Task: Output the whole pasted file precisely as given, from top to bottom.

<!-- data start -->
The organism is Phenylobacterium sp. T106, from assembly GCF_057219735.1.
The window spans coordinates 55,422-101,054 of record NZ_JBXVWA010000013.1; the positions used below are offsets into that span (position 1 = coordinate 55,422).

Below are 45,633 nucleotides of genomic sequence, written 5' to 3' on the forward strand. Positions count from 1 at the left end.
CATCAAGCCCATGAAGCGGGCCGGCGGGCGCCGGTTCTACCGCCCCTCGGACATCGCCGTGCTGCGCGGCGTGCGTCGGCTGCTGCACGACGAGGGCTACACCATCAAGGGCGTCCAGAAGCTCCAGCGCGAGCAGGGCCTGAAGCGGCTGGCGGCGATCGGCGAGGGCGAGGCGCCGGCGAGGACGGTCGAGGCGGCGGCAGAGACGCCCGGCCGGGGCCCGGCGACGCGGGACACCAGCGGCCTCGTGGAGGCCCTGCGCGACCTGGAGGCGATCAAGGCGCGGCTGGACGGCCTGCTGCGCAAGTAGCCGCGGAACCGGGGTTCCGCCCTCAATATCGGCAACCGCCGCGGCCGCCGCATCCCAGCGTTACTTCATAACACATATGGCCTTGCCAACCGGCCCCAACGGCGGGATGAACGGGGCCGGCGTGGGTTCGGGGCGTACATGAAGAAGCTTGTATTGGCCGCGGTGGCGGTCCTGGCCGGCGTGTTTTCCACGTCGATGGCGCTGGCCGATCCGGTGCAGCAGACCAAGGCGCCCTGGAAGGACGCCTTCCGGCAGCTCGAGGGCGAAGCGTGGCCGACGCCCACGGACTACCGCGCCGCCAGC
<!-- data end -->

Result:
The organism is Phenylobacterium sp. T106, from assembly GCF_057219735.1.
The window spans coordinates 55,422-101,054 of record NZ_JBXVWA010000013.1; the positions used below are offsets into that span (position 1 = coordinate 55,422).

Below are 45,633 nucleotides of genomic sequence, written 5' to 3' on the forward strand. Positions count from 1 at the left end.
CATCAAGCCCATGAAGCGGGCCGGCGGGCGCCGGTTCTACCGCCCCTCGGACATCGCCGTGCTGCGCGGCGTGCGTCGGCTGCTGCACGACGAGGGCTACACCATCAAGGGCGTCCAGAAGCTCCAGCGCGAGCAGGGCCTGAAGCGGCTGGCGGCGATCGGCGAGGGCGAGGCGCCGGCGAGGACGGTCGAGGCGGCGGCAGAGACGCCCGGCCGGGGCCCGGCGACGCGGGACACCAGCGGCCTCGTGGAGGCCCTGCGCGACCTGGAGGCGATCAAGGCGCGGCTGGACGGCCTGCTGCGCAAGTAGCCGCGGAACCGGGGTTCCGCCCTCAATATCGGCAACCGCCGCGGCCGCCGCATCCCAGCGTTACTTCATAACACATATGGCCTTGCCAACCGGCCCCAACGGCGGGATGAACGGGGCCGGCGTGGGTTCGGGGCGTACATGAAGAAGCTTGTATTGGCCGCGGTGGCGGTCCTGGCCGGCGTGTTTTCCACGTCGATGGCGCTGGCCGATCCGGTGCAGCAGACCAAGGCGCCCTGGAAGGACGCCTTCCGGCAGCTCGAGGGCGAAGCGTGGCCGACGCCCACGGACTACCGCGCCGCCAGC